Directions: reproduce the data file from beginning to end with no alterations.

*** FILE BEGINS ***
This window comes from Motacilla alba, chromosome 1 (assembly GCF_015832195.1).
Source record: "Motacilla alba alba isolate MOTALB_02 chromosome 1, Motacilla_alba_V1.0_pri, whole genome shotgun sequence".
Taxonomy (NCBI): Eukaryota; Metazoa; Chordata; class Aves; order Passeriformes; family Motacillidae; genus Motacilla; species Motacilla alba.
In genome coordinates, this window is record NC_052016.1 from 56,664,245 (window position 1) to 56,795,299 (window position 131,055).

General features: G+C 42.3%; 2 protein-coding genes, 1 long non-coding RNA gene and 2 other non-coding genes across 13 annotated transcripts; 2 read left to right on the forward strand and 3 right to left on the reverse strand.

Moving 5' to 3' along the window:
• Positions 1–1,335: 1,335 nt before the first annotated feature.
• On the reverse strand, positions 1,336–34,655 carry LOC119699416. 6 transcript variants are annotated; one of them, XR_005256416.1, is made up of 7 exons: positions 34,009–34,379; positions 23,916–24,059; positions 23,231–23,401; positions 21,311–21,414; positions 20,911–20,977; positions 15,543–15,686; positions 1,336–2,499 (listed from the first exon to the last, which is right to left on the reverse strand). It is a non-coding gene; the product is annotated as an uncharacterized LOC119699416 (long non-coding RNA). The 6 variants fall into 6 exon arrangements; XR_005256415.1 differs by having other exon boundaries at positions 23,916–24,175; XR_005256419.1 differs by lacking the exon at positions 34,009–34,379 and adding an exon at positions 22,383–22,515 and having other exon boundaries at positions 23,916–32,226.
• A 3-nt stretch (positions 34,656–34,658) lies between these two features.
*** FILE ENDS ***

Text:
This window comes from Motacilla alba, chromosome 1 (assembly GCF_015832195.1).
Source record: "Motacilla alba alba isolate MOTALB_02 chromosome 1, Motacilla_alba_V1.0_pri, whole genome shotgun sequence".
Taxonomy (NCBI): Eukaryota; Metazoa; Chordata; class Aves; order Passeriformes; family Motacillidae; genus Motacilla; species Motacilla alba.
In genome coordinates, this window is record NC_052016.1 from 56,664,245 (window position 1) to 56,795,299 (window position 131,055).

General features: G+C 42.3%; 2 protein-coding genes, 1 long non-coding RNA gene and 2 other non-coding genes across 13 annotated transcripts; 2 read left to right on the forward strand and 3 right to left on the reverse strand.

Moving 5' to 3' along the window:
• Positions 1–1,335: 1,335 nt before the first annotated feature.
• On the reverse strand, positions 1,336–34,655 carry LOC119699416. 6 transcript variants are annotated; one of them, XR_005256416.1, is made up of 7 exons: positions 34,009–34,379; positions 23,916–24,059; positions 23,231–23,401; positions 21,311–21,414; positions 20,911–20,977; positions 15,543–15,686; positions 1,336–2,499 (listed from the first exon to the last, which is right to left on the reverse strand). It is a non-coding gene; the product is annotated as an uncharacterized LOC119699416 (long non-coding RNA). The 6 variants fall into 6 exon arrangements; XR_005256415.1 differs by having other exon boundaries at positions 23,916–24,175; XR_005256419.1 differs by lacking the exon at positions 34,009–34,379 and adding an exon at positions 22,383–22,515 and having other exon boundaries at positions 23,916–32,226.
• A 3-nt stretch (positions 34,656–34,658) lies between these two features.